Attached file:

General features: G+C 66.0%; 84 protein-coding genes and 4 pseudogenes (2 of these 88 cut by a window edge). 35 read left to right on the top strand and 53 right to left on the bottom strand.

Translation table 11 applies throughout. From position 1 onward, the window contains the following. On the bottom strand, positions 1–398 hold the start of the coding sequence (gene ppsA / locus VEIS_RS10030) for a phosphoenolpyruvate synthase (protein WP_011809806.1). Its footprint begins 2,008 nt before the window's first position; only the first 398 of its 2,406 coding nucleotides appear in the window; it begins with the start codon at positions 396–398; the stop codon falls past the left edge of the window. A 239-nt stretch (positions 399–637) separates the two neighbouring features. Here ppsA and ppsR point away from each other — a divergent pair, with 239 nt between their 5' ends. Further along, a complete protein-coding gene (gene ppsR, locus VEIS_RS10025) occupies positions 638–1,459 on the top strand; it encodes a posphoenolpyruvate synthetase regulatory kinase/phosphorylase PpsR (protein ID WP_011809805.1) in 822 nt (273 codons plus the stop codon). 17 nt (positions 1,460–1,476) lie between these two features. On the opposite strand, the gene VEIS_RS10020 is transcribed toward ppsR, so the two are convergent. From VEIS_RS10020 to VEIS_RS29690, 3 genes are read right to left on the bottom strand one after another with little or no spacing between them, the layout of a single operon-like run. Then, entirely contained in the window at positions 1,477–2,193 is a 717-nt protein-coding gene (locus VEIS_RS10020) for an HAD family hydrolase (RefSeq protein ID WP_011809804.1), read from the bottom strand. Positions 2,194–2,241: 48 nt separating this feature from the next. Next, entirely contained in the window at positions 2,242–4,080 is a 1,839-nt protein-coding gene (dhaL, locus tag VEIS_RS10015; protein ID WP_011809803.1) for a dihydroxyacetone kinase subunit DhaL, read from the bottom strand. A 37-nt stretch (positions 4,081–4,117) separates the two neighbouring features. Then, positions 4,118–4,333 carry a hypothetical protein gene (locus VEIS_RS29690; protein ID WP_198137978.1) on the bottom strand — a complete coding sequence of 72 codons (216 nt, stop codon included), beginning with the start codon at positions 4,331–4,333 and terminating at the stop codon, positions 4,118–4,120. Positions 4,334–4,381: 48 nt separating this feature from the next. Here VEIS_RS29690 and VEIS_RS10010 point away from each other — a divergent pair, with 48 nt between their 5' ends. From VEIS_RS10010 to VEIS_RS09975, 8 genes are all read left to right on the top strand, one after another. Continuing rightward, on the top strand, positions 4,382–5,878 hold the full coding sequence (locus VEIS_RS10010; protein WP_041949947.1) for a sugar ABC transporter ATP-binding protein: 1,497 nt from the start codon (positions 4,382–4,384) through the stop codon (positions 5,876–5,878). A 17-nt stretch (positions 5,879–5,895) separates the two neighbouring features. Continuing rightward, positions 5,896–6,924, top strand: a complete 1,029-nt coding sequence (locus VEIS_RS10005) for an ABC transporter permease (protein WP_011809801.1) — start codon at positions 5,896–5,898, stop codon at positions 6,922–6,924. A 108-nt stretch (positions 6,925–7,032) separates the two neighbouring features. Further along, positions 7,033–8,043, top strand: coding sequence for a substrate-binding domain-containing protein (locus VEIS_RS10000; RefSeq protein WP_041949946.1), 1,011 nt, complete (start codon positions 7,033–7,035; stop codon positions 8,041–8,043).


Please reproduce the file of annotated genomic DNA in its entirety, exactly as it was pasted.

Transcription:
General features: G+C 66.0%; 84 protein-coding genes and 4 pseudogenes (2 of these 88 cut by a window edge). 35 read left to right on the top strand and 53 right to left on the bottom strand.

Translation table 11 applies throughout. From position 1 onward, the window contains the following. On the bottom strand, positions 1–398 hold the start of the coding sequence (gene ppsA / locus VEIS_RS10030) for a phosphoenolpyruvate synthase (protein WP_011809806.1). Its footprint begins 2,008 nt before the window's first position; only the first 398 of its 2,406 coding nucleotides appear in the window; it begins with the start codon at positions 396–398; the stop codon falls past the left edge of the window. A 239-nt stretch (positions 399–637) separates the two neighbouring features. Here ppsA and ppsR point away from each other — a divergent pair, with 239 nt between their 5' ends. Further along, a complete protein-coding gene (gene ppsR, locus VEIS_RS10025) occupies positions 638–1,459 on the top strand; it encodes a posphoenolpyruvate synthetase regulatory kinase/phosphorylase PpsR (protein ID WP_011809805.1) in 822 nt (273 codons plus the stop codon). 17 nt (positions 1,460–1,476) lie between these two features. On the opposite strand, the gene VEIS_RS10020 is transcribed toward ppsR, so the two are convergent. From VEIS_RS10020 to VEIS_RS29690, 3 genes are read right to left on the bottom strand one after another with little or no spacing between them, the layout of a single operon-like run. Then, entirely contained in the window at positions 1,477–2,193 is a 717-nt protein-coding gene (locus VEIS_RS10020) for an HAD family hydrolase (RefSeq protein ID WP_011809804.1), read from the bottom strand. Positions 2,194–2,241: 48 nt separating this feature from the next. Next, entirely contained in the window at positions 2,242–4,080 is a 1,839-nt protein-coding gene (dhaL, locus tag VEIS_RS10015; protein ID WP_011809803.1) for a dihydroxyacetone kinase subunit DhaL, read from the bottom strand. A 37-nt stretch (positions 4,081–4,117) separates the two neighbouring features. Then, positions 4,118–4,333 carry a hypothetical protein gene (locus VEIS_RS29690; protein ID WP_198137978.1) on the bottom strand — a complete coding sequence of 72 codons (216 nt, stop codon included), beginning with the start codon at positions 4,331–4,333 and terminating at the stop codon, positions 4,118–4,120. Positions 4,334–4,381: 48 nt separating this feature from the next. Here VEIS_RS29690 and VEIS_RS10010 point away from each other — a divergent pair, with 48 nt between their 5' ends. From VEIS_RS10010 to VEIS_RS09975, 8 genes are all read left to right on the top strand, one after another. Continuing rightward, on the top strand, positions 4,382–5,878 hold the full coding sequence (locus VEIS_RS10010; protein WP_041949947.1) for a sugar ABC transporter ATP-binding protein: 1,497 nt from the start codon (positions 4,382–4,384) through the stop codon (positions 5,876–5,878). A 17-nt stretch (positions 5,879–5,895) separates the two neighbouring features. Continuing rightward, positions 5,896–6,924, top strand: a complete 1,029-nt coding sequence (locus VEIS_RS10005) for an ABC transporter permease (protein WP_011809801.1) — start codon at positions 5,896–5,898, stop codon at positions 6,922–6,924. A 108-nt stretch (positions 6,925–7,032) separates the two neighbouring features. Further along, positions 7,033–8,043, top strand: coding sequence for a substrate-binding domain-containing protein (locus VEIS_RS10000; RefSeq protein WP_041949946.1), 1,011 nt, complete (start codon positions 7,033–7,035; stop codon positions 8,041–8,043).